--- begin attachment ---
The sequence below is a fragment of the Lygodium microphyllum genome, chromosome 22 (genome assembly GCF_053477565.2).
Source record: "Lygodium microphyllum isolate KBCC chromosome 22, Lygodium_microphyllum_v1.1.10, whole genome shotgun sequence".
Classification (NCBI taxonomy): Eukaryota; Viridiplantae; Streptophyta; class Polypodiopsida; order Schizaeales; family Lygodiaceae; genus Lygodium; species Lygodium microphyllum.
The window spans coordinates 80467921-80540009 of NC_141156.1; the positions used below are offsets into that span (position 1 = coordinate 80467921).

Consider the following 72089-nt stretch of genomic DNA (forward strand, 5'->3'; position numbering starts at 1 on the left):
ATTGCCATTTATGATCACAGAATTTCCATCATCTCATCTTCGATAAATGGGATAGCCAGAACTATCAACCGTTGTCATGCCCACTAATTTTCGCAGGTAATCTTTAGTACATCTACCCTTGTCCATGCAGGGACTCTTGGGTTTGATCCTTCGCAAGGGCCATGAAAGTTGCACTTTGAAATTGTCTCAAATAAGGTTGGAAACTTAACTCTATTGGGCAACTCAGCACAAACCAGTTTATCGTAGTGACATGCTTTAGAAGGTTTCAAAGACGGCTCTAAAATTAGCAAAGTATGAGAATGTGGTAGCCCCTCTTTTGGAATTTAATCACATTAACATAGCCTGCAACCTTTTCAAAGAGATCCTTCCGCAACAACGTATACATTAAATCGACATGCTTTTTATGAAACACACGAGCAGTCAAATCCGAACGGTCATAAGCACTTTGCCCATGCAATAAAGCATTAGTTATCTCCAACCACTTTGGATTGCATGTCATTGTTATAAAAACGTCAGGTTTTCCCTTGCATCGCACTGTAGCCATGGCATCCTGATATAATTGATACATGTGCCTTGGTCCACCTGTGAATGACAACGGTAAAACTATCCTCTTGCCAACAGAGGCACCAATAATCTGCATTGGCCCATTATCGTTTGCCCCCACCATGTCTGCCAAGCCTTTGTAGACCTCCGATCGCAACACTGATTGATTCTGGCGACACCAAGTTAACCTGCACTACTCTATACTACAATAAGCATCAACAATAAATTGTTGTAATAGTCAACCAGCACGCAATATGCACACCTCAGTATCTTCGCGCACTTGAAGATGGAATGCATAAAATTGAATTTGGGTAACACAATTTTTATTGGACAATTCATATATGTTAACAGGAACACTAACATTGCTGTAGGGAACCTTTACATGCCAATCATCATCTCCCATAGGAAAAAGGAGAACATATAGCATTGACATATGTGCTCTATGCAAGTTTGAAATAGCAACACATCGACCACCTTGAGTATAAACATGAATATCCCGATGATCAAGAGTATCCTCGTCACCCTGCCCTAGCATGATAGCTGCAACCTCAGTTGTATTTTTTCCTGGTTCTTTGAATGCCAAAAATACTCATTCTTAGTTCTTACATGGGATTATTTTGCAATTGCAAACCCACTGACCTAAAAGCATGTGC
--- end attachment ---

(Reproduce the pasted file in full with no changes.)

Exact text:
The sequence below is a fragment of the Lygodium microphyllum genome, chromosome 22 (genome assembly GCF_053477565.2).
Source record: "Lygodium microphyllum isolate KBCC chromosome 22, Lygodium_microphyllum_v1.1.10, whole genome shotgun sequence".
Classification (NCBI taxonomy): Eukaryota; Viridiplantae; Streptophyta; class Polypodiopsida; order Schizaeales; family Lygodiaceae; genus Lygodium; species Lygodium microphyllum.
The window spans coordinates 80467921-80540009 of NC_141156.1; the positions used below are offsets into that span (position 1 = coordinate 80467921).

Consider the following 72089-nt stretch of genomic DNA (forward strand, 5'->3'; position numbering starts at 1 on the left):
ATTGCCATTTATGATCACAGAATTTCCATCATCTCATCTTCGATAAATGGGATAGCCAGAACTATCAACCGTTGTCATGCCCACTAATTTTCGCAGGTAATCTTTAGTACATCTACCCTTGTCCATGCAGGGACTCTTGGGTTTGATCCTTCGCAAGGGCCATGAAAGTTGCACTTTGAAATTGTCTCAAATAAGGTTGGAAACTTAACTCTATTGGGCAACTCAGCACAAACCAGTTTATCGTAGTGACATGCTTTAGAAGGTTTCAAAGACGGCTCTAAAATTAGCAAAGTATGAGAATGTGGTAGCCCCTCTTTTGGAATTTAATCACATTAACATAGCCTGCAACCTTTTCAAAGAGATCCTTCCGCAACAACGTATACATTAAATCGACATGCTTTTTATGAAACACACGAGCAGTCAAATCCGAACGGTCATAAGCACTTTGCCCATGCAATAAAGCATTAGTTATCTCCAACCACTTTGGATTGCATGTCATTGTTATAAAAACGTCAGGTTTTCCCTTGCATCGCACTGTAGCCATGGCATCCTGATATAATTGATACATGTGCCTTGGTCCACCTGTGAATGACAACGGTAAAACTATCCTCTTGCCAACAGAGGCACCAATAATCTGCATTGGCCCATTATCGTTTGCCCCCACCATGTCTGCCAAGCCTTTGTAGACCTCCGATCGCAACACTGATTGATTCTGGCGACACCAAGTTAACCTGCACTACTCTATACTACAATAAGCATCAACAATAAATTGTTGTAATAGTCAACCAGCACGCAATATGCACACCTCAGTATCTTCGCGCACTTGAAGATGGAATGCATAAAATTGAATTTGGGTAACACAATTTTTATTGGACAATTCATATATGTTAACAGGAACACTAACATTGCTGTAGGGAACCTTTACATGCCAATCATCATCTCCCATAGGAAAAAGGAGAACATATAGCATTGACATATGTGCTCTATGCAAGTTTGAAATAGCAACACATCGACCACCTTGAGTATAAACATGAATATCCCGATGATCAAGAGTATCCTCGTCACCCTGCCCTAGCATGATAGCTGCAACCTCAGTTGTATTTTTTCCTGGTTCTTTGAATGCCAAAAATACTCATTCTTAGTTCTTACATGGGATTATTTTGCAATTGCAAACCCACTGACCTAAAAGCATGTGC